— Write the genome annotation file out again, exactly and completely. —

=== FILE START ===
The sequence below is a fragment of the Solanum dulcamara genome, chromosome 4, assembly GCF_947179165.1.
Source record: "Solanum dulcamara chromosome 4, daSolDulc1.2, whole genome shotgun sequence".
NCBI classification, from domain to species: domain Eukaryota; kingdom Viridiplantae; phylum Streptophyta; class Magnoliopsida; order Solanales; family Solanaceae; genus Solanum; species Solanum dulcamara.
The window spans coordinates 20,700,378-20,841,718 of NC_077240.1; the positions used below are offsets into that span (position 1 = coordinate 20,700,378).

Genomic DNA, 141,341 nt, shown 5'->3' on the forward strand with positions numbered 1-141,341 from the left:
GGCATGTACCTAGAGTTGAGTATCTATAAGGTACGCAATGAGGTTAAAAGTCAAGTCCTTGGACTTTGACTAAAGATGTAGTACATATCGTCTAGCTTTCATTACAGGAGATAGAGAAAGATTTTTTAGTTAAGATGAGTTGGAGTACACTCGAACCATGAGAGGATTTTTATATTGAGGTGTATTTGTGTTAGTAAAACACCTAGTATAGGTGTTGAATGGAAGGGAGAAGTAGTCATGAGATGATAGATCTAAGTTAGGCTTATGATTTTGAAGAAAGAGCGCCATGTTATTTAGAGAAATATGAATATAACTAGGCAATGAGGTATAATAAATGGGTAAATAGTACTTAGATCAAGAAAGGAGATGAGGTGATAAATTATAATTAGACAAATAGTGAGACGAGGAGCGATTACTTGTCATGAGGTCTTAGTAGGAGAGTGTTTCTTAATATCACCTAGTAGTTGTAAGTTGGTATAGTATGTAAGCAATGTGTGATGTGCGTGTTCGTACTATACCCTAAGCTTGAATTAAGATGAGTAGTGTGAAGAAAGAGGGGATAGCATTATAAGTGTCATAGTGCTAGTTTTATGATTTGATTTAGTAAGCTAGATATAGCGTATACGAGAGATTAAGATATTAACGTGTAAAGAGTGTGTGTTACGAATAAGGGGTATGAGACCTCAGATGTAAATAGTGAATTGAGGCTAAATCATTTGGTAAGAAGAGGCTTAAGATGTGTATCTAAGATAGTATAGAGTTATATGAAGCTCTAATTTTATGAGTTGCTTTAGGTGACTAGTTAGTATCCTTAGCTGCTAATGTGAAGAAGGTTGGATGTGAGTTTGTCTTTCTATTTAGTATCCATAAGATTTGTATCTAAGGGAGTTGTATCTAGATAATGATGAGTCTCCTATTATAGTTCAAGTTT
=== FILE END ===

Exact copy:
The sequence below is a fragment of the Solanum dulcamara genome, chromosome 4, assembly GCF_947179165.1.
Source record: "Solanum dulcamara chromosome 4, daSolDulc1.2, whole genome shotgun sequence".
NCBI classification, from domain to species: domain Eukaryota; kingdom Viridiplantae; phylum Streptophyta; class Magnoliopsida; order Solanales; family Solanaceae; genus Solanum; species Solanum dulcamara.
The window spans coordinates 20,700,378-20,841,718 of NC_077240.1; the positions used below are offsets into that span (position 1 = coordinate 20,700,378).

Genomic DNA, 141,341 nt, shown 5'->3' on the forward strand with positions numbered 1-141,341 from the left:
GGCATGTACCTAGAGTTGAGTATCTATAAGGTACGCAATGAGGTTAAAAGTCAAGTCCTTGGACTTTGACTAAAGATGTAGTACATATCGTCTAGCTTTCATTACAGGAGATAGAGAAAGATTTTTTAGTTAAGATGAGTTGGAGTACACTCGAACCATGAGAGGATTTTTATATTGAGGTGTATTTGTGTTAGTAAAACACCTAGTATAGGTGTTGAATGGAAGGGAGAAGTAGTCATGAGATGATAGATCTAAGTTAGGCTTATGATTTTGAAGAAAGAGCGCCATGTTATTTAGAGAAATATGAATATAACTAGGCAATGAGGTATAATAAATGGGTAAATAGTACTTAGATCAAGAAAGGAGATGAGGTGATAAATTATAATTAGACAAATAGTGAGACGAGGAGCGATTACTTGTCATGAGGTCTTAGTAGGAGAGTGTTTCTTAATATCACCTAGTAGTTGTAAGTTGGTATAGTATGTAAGCAATGTGTGATGTGCGTGTTCGTACTATACCCTAAGCTTGAATTAAGATGAGTAGTGTGAAGAAAGAGGGGATAGCATTATAAGTGTCATAGTGCTAGTTTTATGATTTGATTTAGTAAGCTAGATATAGCGTATACGAGAGATTAAGATATTAACGTGTAAAGAGTGTGTGTTACGAATAAGGGGTATGAGACCTCAGATGTAAATAGTGAATTGAGGCTAAATCATTTGGTAAGAAGAGGCTTAAGATGTGTATCTAAGATAGTATAGAGTTATATGAAGCTCTAATTTTATGAGTTGCTTTAGGTGACTAGTTAGTATCCTTAGCTGCTAATGTGAAGAAGGTTGGATGTGAGTTTGTCTTTCTATTTAGTATCCATAAGATTTGTATCTAAGGGAGTTGTATCTAGATAATGATGAGTCTCCTATTATAGTTCAAGTTT